For all the creativity needed to sustain a career in music, having a business plan is one way to stay grounded, define your goals, and keep you reaching for the stars.
Artists of all stripes grapple with the struggle of art versus commerce. We need time to make music and concoct our visions, but we also need to eat, pay the rent, and have clothes to wear. Musicians who become famous when they are young often have to learn business acumen and skills as they go along, usually learning the price of ignorance by being ripped off.
For those of us on ground level, having a plan can mean the difference between being able to make a living as a musician and being a weekend warrior with a day job for eternity. Here are a few suggestions on how to make a business plan as a musician. The most important suggestion: take it one step at a time! This kind of work can be overwhelming for creatives. I left my last day job by working on a business plan 15 minutes a day at lunch for a year. Slow and steady wins the race!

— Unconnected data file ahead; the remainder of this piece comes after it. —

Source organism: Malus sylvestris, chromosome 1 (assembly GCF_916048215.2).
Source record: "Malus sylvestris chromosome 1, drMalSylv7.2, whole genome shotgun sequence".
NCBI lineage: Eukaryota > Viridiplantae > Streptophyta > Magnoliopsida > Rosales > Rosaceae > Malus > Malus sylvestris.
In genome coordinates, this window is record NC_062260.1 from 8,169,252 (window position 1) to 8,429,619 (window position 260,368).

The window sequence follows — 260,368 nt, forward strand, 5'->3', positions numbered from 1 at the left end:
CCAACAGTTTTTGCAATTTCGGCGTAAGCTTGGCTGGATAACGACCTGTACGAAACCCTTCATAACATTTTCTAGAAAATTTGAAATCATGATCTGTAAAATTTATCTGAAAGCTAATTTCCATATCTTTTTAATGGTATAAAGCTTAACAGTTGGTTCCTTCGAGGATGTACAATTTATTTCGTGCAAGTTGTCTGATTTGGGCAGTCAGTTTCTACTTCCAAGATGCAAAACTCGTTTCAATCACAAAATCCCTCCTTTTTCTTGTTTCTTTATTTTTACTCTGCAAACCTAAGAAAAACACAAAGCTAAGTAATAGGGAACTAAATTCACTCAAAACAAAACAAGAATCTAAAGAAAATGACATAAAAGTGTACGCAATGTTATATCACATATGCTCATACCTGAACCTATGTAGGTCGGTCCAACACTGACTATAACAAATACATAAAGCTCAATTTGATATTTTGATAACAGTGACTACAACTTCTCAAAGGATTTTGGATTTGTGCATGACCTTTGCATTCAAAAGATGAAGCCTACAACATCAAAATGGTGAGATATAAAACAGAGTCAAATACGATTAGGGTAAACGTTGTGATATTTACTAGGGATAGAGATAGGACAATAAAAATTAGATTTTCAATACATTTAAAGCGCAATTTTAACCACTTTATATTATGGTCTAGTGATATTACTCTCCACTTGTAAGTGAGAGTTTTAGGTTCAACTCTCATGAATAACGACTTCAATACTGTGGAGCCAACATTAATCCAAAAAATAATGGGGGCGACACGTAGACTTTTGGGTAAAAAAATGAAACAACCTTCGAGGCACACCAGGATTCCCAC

How to start
There’s a ton of resources online — including articles, courses, and software you can purchase — to help write a business plan. But where to begin? A good place to start is to define what a business plan is and why you might need one.
A business plan is an outline of your goals, the practical methods you will take to achieve them, and the resources that you have and will need. The plan will help you take your goals from disembodied ideas to concrete actions.
There’s a number of reasons to have a business plan, not the least of which is the basic idea that planning always helps. When you go to the grocery store, you go with a list. When you head on a cross-country drive from New York to California, you plan your route. Having a business plan will give you clarity, focus, and a sense of forward motion in your music career by identifying realistic, achievable, and action-based short-term goals.